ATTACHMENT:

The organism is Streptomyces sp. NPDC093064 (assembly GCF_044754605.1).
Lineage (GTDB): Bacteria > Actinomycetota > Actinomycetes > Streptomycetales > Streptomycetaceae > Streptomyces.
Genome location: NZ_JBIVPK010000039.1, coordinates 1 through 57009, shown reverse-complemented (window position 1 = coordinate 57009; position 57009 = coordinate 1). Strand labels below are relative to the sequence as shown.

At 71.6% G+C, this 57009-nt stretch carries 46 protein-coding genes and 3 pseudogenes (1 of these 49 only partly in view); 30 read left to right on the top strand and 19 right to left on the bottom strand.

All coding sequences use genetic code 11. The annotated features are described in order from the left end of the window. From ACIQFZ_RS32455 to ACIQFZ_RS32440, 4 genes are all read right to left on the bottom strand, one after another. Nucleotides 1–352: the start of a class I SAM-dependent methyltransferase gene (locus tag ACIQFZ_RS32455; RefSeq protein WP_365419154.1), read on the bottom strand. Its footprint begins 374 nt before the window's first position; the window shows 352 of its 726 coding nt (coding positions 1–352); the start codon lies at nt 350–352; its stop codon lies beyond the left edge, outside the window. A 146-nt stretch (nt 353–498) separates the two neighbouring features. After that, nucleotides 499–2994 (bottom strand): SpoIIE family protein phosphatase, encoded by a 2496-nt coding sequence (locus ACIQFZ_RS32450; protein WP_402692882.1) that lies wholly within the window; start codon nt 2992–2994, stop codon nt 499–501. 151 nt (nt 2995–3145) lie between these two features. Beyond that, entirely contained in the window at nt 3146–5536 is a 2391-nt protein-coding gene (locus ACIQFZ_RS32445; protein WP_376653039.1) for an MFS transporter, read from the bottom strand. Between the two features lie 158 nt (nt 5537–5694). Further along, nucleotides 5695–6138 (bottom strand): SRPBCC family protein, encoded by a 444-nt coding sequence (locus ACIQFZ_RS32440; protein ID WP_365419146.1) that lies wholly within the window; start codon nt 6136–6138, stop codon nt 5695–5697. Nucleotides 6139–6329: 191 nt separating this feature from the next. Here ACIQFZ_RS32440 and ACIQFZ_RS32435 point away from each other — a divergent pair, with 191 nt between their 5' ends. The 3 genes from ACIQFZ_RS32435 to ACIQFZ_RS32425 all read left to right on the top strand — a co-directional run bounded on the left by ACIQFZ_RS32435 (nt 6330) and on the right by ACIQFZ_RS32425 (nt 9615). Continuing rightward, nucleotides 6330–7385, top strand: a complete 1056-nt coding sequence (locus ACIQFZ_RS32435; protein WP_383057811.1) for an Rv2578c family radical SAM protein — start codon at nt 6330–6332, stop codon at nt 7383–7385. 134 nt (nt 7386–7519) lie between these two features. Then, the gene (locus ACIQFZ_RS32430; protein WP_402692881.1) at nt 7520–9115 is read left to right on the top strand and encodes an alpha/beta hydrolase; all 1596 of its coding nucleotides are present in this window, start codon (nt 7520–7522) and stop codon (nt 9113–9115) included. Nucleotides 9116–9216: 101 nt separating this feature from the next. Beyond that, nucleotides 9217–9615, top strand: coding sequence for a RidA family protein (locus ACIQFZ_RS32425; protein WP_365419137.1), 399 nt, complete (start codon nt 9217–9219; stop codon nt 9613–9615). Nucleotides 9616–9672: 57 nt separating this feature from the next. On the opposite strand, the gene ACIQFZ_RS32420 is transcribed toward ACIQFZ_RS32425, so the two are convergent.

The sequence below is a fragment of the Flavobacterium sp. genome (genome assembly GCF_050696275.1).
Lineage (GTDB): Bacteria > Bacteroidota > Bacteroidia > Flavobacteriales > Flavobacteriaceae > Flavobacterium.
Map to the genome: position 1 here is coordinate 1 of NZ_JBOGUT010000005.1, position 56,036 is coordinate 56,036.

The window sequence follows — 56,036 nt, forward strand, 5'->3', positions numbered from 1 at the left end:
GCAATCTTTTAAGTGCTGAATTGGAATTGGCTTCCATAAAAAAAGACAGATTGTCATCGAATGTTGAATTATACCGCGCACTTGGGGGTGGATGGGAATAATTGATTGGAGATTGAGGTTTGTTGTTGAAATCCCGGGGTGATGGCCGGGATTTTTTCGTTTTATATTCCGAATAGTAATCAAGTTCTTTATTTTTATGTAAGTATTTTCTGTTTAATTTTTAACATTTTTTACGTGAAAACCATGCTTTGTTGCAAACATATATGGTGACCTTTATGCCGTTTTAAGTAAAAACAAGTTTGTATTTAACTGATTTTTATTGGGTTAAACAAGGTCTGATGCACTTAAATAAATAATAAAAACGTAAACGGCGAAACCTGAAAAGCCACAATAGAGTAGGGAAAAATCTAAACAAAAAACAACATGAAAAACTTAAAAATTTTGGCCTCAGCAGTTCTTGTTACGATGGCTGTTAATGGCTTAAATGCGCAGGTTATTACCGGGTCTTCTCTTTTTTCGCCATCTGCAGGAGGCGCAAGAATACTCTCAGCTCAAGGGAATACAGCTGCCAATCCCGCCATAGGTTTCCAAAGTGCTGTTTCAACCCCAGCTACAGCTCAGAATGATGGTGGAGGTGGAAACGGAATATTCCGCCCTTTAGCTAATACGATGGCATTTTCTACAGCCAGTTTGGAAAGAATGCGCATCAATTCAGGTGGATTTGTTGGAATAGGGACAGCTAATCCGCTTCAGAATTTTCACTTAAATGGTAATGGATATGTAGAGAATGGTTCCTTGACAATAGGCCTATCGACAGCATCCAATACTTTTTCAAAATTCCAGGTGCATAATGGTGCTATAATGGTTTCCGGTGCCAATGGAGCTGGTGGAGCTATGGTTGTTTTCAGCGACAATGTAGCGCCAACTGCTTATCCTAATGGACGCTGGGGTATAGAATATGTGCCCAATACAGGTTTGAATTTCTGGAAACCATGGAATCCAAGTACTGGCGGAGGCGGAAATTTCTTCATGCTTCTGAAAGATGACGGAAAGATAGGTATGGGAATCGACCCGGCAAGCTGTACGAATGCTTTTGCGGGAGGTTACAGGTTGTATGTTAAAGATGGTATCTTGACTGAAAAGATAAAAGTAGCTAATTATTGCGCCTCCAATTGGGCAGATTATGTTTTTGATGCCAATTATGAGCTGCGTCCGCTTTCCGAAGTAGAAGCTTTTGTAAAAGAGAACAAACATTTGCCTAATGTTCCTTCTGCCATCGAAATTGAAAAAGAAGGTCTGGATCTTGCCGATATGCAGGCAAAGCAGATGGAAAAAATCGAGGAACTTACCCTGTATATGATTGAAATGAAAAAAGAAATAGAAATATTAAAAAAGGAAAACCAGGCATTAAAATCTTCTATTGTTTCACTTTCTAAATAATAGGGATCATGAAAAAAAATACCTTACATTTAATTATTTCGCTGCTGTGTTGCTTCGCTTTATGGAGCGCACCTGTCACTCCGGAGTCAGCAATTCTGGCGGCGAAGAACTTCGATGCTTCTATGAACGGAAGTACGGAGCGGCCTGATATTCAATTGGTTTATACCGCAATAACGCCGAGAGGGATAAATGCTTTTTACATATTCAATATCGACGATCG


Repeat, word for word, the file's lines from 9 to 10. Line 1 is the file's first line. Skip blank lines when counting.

The window sequence follows — 56,036 nt, forward strand, 5'->3', positions numbered from 1 at the left end:
GCAATCTTTTAAGTGCTGAATTGGAATTGGCTTCCATAAAAAAAGACAGATTGTCATCGAATGTTGAATTATACCGCGCACTTGGGGGTGGATGGGAATAATTGATTGGAGATTGAGGTTTGTTGTTGAAATCCCGGGGTGATGGCCGGGATTTTTTCGTTTTATATTCCGAATAGTAATCAAGTTCTTTATTTTTATGTAAGTATTTTCTGTTTAATTTTTAACATTTTTTACGTGAAAACCATGCTTTGTTGCAAACATATATGGTGACCTTTATGCCGTTTTAAGTAAAAACAAGTTTGTATTTAACTGATTTTTATTGGGTTAAACAAGGTCTGATGCACTTAAATAAATAATAAAAACGTAAACGGCGAAACCTGAAAAGCCACAATAGAGTAGGGAAAAATCTAAACAAAAAACAACATGAAAAACTTAAAAATTTTGGCCTCAGCAGTTCTTGTTACGATGGCTGTTAATGGCTTAAATGCGCAGGTTATTACCGGGTCTTCTCTTTTTTCGCCATCTGCAGGAGGCGCAAGAATACTCTCAGCTCAAGGGAATACAGCTGCCAATCCCGCCATAGGTTTCCAAAGTGCTGTTTCAACCCCAGCTACAGCTCAGAATGATGGTGGAGGTGGAAACGGAATATTCCGCCCTTTAGCTAATACGATGGCATTTTCTACAGCCAGTTTGGAAAGAATGCGCATCAATTCAGGTGGATTTGTTGGAATAGGGACAGCTAATCCGCTTCAGAATTTTCACTTAAATGGTAATGGATATGTAGAGAATGGTTCCTTGACAATAGGCCTATCGACAGCATCCAATACTTTTTCAAAATTCCAGGTGCATAATGGTGCTATAATGGTTTCCGGTGCCAATGGAGCTGGTGGAGCTATGGTTGTTTTCAGCGACAATGTAGCGCCAACTGCTTATCCTAATGGACGCTGGGGTATAGAATATGTGCCCAATACAGGTTTGAATTTCTGGAAACCATGGAATCCAAGTACTGGCGGAGGCGGAAATTTCTTCATGCTTCTGAAAGATGACGGAAAGATAGGTATGGGAATCGACCCGGCAAGCTGTACGAATGCTTTTGCGGGAGGTTACAGGTTGTATGTTAAAGATGGTATCTTGACTGAAAAGATAAAAGTAGCTAATTATTGCGCCTCCAATTGGGCAGATTATGTTTTTGATGCCAATTATGAGCTGCGTCCGCTTTCCGAAGTAGAAGCTTTTGTAAAAGAGAACAAACATTTGCCTAATGTTCCTTCTGCCATCGAAATTGAAAAAGAAGGTCTGGATCTTGCCGATATGCAGGCAAAGCAGATGGAAAAAATCGAGGAACTTACCCTGTATATGATTGAAATGAAAAAAGAAATAGAAATATTAAAAAAGGAAAACCAGGCATTAAAATCTTCTATTGTTTCACTTTCTAAATAATAGGGATCATGAAAAAAAATACCTTACATTTAATTATTTCGCTGCTGTGTTGCTTCGCTTTATGGAGCGCACCTGTCACTCCGGAGTCAGCAATTCTGGCGGCGAAGAACTTCGATGCTTCTATGAACGGAAGTACGGAGCGGCCTGATATTCAATTGGTTTATACCGCAATAACGCCGAGAGGGATAAATGCTTTTTACATATTCAATATCGACGATCG